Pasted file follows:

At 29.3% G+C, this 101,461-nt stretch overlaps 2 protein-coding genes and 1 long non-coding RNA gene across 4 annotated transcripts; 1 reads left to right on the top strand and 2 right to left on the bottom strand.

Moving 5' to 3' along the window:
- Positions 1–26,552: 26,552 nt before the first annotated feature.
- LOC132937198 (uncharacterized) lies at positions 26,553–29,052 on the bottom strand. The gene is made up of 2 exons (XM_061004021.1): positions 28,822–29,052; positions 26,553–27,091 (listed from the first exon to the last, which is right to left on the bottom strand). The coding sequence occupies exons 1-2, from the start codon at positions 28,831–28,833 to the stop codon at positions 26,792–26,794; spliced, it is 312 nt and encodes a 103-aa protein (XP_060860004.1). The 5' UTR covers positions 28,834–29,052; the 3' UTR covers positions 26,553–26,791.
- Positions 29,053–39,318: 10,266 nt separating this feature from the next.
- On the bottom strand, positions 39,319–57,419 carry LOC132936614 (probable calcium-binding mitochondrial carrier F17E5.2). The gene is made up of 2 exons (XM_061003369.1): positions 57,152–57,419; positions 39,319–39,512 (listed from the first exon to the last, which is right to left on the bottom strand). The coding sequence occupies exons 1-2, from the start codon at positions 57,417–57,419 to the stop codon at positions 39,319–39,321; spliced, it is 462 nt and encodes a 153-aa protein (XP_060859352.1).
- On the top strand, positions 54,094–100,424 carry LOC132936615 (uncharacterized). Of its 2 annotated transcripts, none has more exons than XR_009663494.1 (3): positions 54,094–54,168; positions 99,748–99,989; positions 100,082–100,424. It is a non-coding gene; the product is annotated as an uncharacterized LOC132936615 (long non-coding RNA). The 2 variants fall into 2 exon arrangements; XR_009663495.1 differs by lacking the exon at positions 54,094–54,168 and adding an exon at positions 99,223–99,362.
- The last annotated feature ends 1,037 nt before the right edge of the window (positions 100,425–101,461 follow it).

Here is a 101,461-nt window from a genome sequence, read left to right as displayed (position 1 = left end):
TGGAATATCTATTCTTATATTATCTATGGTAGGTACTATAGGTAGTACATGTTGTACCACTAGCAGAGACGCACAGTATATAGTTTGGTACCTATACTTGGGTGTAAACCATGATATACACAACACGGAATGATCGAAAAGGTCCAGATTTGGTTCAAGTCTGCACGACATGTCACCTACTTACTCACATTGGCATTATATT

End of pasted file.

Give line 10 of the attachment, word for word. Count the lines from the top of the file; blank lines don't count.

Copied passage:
TGGAATATCTATTCTTATATTATCTATGGTAGGTACTATAGGTAGTACATGTTGTACCACTAGCAGAGACGCACAGTATATAGTTTGGTACCTATACTTGGGTGTAAACCATGATATACACAACACGGAATGATCGAAAAGGTCCAGATTTGGTTCAAGTCTGCACGACATGTCACCTACTTACTCACATTGGCATTATATT